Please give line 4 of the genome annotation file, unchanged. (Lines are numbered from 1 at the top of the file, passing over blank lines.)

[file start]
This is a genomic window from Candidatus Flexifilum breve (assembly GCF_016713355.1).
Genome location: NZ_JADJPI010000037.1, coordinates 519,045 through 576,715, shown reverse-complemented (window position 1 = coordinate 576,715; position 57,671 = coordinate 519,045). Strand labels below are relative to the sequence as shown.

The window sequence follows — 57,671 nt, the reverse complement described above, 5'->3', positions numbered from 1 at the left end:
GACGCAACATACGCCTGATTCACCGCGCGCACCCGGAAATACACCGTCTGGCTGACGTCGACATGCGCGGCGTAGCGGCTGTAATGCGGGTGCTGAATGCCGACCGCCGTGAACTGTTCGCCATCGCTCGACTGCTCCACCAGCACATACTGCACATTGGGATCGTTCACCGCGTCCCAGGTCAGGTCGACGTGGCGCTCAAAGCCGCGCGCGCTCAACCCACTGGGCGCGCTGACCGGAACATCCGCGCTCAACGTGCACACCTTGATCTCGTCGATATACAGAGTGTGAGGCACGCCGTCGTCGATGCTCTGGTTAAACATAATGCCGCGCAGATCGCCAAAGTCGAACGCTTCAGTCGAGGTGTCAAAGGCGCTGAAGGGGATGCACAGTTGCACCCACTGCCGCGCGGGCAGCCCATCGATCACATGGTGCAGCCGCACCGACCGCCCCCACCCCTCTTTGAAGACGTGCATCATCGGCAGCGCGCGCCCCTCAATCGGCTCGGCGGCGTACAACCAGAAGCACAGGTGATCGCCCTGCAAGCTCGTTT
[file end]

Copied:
GACGCAACATACGCCTGATTCACCGCGCGCACCCGGAAATACACCGTCTGGCTGACGTCGACATGCGCGGCGTAGCGGCTGTAATGCGGGTGCTGAATGCCGACCGCCGTGAACTGTTCGCCATCGCTCGACTGCTCCACCAGCACATACTGCACATTGGGATCGTTCACCGCGTCCCAGGTCAGGTCGACGTGGCGCTCAAAGCCGCGCGCGCTCAACCCACTGGGCGCGCTGACCGGAACATCCGCGCTCAACGTGCACACCTTGATCTCGTCGATATACAGAGTGTGAGGCACGCCGTCGTCGATGCTCTGGTTAAACATAATGCCGCGCAGATCGCCAAAGTCGAACGCTTCAGTCGAGGTGTCAAAGGCGCTGAAGGGGATGCACAGTTGCACCCACTGCCGCGCGGGCAGCCCATCGATCACATGGTGCAGCCGCACCGACCGCCCCCACCCCTCTTTGAAGACGTGCATCATCGGCAGCGCGCGCCCCTCAATCGGCTCGGCGGCGTACAACCAGAAGCACAGGTGATCGCCCTGCAAGCTCGTTT